I want to address this topic from both a personal standpoint and from the larger perspective. First, the personal. As a long-time federal manager (I recently retired), based on my experience I can tell you that for the last week or more thousands of federal workers and support contractors have had stressful conversations with their bosses. In the past I have counseled employees as they outlined their dire circumstances if a shutdown occurred. This was very difficult to do, as I had nothing to offer them but my willingness to listen.
Right now for this shutdown, a leading government employee advocate stated that the median federal worker has an average balance to cover just eight days of average spending. So the stress and worry I saw in my employees’ eyes during the last shutdown is still there and in the eyes of thousands of other federal workers and support contractors.
Also on the personal level, the statement that the employees will eventually get paid does not help you when you are living from check to check. Employees are now asking their landlords for grace periods, are likely calling their credit card companies, and are also watching the news and hoping they don’t have to incur any unexpected bills anytime soon.
Support contractors fare even worse than federal employees. They only get paid when they work, but during a shutdown they don’t work, and their companies cannot bill the federal government. Here is how a federal employee union representative describes the impact on janitors, security guards and food service workers.
Héctor Figueroa, president of the labor union 32BJ SEIU, stated that the shutdown would once again affect thousands of janitors, security guards and cafeteria workers at government buildings across the country.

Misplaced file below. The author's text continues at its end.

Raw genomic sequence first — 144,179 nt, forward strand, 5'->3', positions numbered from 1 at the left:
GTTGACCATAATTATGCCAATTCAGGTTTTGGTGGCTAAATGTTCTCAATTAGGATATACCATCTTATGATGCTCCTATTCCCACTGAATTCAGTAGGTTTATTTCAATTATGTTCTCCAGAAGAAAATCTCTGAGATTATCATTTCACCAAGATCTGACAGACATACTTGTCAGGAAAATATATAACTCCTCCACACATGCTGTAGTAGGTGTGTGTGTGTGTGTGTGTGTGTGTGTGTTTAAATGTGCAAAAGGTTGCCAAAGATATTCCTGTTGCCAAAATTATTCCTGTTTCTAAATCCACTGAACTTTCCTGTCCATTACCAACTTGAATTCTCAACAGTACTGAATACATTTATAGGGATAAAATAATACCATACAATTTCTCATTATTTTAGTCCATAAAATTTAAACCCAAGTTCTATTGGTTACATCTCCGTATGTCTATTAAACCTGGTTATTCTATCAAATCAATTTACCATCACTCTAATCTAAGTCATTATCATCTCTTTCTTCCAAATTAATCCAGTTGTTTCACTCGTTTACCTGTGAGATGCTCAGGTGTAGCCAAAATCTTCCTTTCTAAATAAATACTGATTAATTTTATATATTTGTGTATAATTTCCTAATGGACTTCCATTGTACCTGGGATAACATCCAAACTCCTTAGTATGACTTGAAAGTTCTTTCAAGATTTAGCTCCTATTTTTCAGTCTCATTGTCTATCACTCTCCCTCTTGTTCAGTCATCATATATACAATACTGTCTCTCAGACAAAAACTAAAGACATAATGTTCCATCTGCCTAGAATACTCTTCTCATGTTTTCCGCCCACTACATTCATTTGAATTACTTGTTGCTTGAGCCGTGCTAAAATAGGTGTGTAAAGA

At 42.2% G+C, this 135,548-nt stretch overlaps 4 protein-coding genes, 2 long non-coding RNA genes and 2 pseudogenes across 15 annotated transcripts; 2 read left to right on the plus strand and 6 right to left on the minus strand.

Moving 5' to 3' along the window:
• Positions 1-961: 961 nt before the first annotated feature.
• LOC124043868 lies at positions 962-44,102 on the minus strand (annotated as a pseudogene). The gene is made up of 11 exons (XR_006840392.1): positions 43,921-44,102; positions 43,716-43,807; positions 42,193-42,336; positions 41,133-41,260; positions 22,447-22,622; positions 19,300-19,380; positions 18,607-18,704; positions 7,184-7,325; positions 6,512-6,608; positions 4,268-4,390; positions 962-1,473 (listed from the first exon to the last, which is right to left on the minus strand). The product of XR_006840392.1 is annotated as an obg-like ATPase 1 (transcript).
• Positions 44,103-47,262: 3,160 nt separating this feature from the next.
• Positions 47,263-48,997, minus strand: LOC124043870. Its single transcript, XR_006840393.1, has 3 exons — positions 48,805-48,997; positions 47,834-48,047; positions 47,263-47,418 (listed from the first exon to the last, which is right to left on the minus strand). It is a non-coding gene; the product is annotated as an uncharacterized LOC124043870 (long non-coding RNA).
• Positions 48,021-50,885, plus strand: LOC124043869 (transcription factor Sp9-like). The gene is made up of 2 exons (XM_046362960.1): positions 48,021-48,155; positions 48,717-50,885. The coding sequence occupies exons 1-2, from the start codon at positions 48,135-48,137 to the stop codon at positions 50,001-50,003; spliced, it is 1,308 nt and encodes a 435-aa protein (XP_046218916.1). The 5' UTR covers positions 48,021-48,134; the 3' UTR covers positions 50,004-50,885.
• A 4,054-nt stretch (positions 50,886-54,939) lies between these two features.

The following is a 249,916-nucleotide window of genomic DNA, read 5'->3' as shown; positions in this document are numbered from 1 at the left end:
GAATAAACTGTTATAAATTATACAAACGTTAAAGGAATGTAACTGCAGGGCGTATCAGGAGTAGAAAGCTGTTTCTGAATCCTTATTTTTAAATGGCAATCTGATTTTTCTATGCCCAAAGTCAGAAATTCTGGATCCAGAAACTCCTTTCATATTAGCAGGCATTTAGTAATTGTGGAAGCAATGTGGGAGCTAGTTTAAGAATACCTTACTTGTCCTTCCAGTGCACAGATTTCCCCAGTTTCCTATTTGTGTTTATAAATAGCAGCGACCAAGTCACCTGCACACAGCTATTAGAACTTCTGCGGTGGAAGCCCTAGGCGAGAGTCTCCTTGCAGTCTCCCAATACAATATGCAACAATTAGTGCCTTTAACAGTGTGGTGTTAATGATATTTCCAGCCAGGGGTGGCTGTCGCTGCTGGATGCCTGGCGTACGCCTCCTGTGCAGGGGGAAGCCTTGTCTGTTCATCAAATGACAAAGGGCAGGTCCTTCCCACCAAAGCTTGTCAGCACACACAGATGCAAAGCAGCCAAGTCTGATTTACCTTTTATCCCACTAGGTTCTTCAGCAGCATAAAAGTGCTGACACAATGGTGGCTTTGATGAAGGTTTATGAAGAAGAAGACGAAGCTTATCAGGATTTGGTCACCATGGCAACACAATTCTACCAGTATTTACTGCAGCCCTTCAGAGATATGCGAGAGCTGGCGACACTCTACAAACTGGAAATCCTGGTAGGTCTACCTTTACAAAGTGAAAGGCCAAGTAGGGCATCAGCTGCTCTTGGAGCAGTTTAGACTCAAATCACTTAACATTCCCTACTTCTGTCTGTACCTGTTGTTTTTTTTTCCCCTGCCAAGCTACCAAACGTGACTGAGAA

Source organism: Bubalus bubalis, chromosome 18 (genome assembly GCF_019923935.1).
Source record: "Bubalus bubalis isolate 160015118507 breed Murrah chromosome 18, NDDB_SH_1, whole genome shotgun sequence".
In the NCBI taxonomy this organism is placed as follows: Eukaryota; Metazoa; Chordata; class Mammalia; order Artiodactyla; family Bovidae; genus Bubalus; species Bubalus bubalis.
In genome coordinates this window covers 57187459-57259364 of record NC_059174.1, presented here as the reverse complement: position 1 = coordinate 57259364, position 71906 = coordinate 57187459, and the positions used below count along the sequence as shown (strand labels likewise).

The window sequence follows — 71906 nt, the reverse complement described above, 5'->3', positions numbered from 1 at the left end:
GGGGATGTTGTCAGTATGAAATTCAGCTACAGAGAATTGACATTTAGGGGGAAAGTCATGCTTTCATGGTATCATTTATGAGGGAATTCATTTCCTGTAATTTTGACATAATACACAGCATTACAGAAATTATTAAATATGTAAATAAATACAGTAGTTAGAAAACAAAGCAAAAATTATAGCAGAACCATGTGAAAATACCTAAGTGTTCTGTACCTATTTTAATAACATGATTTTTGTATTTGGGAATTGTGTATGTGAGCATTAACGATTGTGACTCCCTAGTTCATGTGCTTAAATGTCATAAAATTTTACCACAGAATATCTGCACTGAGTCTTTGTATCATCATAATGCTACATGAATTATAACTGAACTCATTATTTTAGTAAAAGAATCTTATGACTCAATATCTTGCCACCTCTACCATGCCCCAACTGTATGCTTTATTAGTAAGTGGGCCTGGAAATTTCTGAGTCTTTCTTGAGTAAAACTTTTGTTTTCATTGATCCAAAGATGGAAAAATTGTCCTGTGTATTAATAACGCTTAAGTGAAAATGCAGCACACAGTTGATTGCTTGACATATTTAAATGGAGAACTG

"32BJ SEIU members diligently clean and secure federal buildings from the Statue of Liberty to the Smithsonian Museums," Figueroa wrote in a recent statement. "Members like Eddie Rivera, a security officer at the Statue of Liberty, will lose his only means of support for his six children. (https://www.vox.com/policy-and-politics/2018/1/19/16907138/government-shutdown-2018)
That is the personal level with which I was very familiar, and even now as I watch this from retirement, I regret this unnecessary stress that employees and contractors are experiencing. Even when the shutdown is over, the lowest paid support contractors will be missing those paychecks, and for some of them this will put them into a financial hole.
Second, the broader picture. My former agency, Health and Human Services, was already funded for this fiscal year. But there are many other departments and agencies that are not funded, and thus shutdown. While we are still early in this shutdown, here are some likely impacts on marginal folks due to the shutdown of certain agencies, principally USDA and HUD:
1) U.S. housing authorities are expected to see significant delays in loan processing and approvals. This will impact the living situation of thousands of people. (https://www.cnbc.com/2018/12/2...)
2) If the shutdown continues, the school lunch program and food stamps will be impacted. Usually these programs can continue for about a month, then without new appropriations, there would be reductions. (https://www.vox.com/policy-and-politics/2018/1/19/16907138/government-shutdown-2018)
3) Agriculture assistance: USDA offices that offer loans to farmers were able to stay open for the first six days of the shutdown by using leftover funding. But offices across the country will now close. Starting Jan. 1, USDA won’t be able to issue new loans for rural development or grants for housing, community facilities and utility companies. (https://www.politico.com/story/2019/01/01/how-the-shutdown-is-reaching-a-breaking-point-1053885)
Clearly, federal workers and support contractors (food service workers, janitors, guards) in the impacted agencies will be immediately hurt by this shutdown. The thousands and thousands of people who count on federal services, from school lunches, to housing vouchers, to rural loans, will also be hurt if this continues further into January.
Not surprisingly, the Pentagon stays open and funded.
Can we, Alliance of Baptists, advocate for a more robust social safety net that stays open and funded? Can we advocate that government operations that affect so many people should never be used as a bargaining chip for proposals such as the current administration’s focus on building a wall?
Rick Goodman is a member of the Alliance of Baptists and congregational partner Calvary Baptist Church in Washington, D.C. He recently retired after 35 years of public service, which included stints with the U.S. Senate, the Federal Emergency Management Agency and Health and Human Services.